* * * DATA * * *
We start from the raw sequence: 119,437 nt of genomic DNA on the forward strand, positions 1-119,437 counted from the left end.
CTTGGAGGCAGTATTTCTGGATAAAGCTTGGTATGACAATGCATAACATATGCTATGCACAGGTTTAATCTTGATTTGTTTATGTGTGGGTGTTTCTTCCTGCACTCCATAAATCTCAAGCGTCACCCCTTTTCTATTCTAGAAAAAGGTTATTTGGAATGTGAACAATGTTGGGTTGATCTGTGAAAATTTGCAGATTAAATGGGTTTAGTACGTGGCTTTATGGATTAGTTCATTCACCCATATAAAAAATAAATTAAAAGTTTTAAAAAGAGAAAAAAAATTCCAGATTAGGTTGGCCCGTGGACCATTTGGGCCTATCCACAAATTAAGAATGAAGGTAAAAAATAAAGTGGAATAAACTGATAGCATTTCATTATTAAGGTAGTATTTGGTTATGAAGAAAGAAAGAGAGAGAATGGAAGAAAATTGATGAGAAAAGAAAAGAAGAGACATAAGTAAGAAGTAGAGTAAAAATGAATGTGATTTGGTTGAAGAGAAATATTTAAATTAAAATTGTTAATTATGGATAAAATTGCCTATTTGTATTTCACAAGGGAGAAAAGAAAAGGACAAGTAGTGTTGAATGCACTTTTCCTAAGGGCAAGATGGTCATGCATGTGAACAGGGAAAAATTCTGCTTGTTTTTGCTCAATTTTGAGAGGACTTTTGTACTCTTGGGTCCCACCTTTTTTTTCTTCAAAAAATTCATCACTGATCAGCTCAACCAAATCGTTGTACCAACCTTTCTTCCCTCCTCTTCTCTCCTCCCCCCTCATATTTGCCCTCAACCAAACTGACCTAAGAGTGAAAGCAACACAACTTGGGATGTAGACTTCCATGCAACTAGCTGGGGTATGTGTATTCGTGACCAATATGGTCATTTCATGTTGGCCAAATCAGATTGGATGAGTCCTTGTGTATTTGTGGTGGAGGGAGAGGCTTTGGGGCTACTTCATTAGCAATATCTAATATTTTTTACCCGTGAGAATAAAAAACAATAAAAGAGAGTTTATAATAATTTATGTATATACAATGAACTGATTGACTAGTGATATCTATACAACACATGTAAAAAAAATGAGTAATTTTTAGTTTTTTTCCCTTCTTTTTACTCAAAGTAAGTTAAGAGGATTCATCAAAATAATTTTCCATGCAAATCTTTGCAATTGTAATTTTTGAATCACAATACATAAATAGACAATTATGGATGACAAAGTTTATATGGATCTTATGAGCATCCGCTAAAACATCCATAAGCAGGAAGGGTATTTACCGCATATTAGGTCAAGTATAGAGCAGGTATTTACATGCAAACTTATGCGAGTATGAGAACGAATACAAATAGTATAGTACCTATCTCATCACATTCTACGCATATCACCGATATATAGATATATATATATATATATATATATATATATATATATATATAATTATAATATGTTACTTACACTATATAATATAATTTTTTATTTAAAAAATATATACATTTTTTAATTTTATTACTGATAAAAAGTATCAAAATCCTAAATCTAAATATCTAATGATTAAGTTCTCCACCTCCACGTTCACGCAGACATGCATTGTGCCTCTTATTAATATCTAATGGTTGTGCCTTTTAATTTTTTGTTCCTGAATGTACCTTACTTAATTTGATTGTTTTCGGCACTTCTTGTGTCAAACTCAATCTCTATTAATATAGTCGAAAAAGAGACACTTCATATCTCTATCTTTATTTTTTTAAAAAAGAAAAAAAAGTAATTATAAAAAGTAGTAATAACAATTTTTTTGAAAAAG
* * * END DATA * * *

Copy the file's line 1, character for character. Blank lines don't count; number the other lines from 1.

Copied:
We start from the raw sequence: 119,437 nt of genomic DNA on the forward strand, positions 1-119,437 counted from the left end.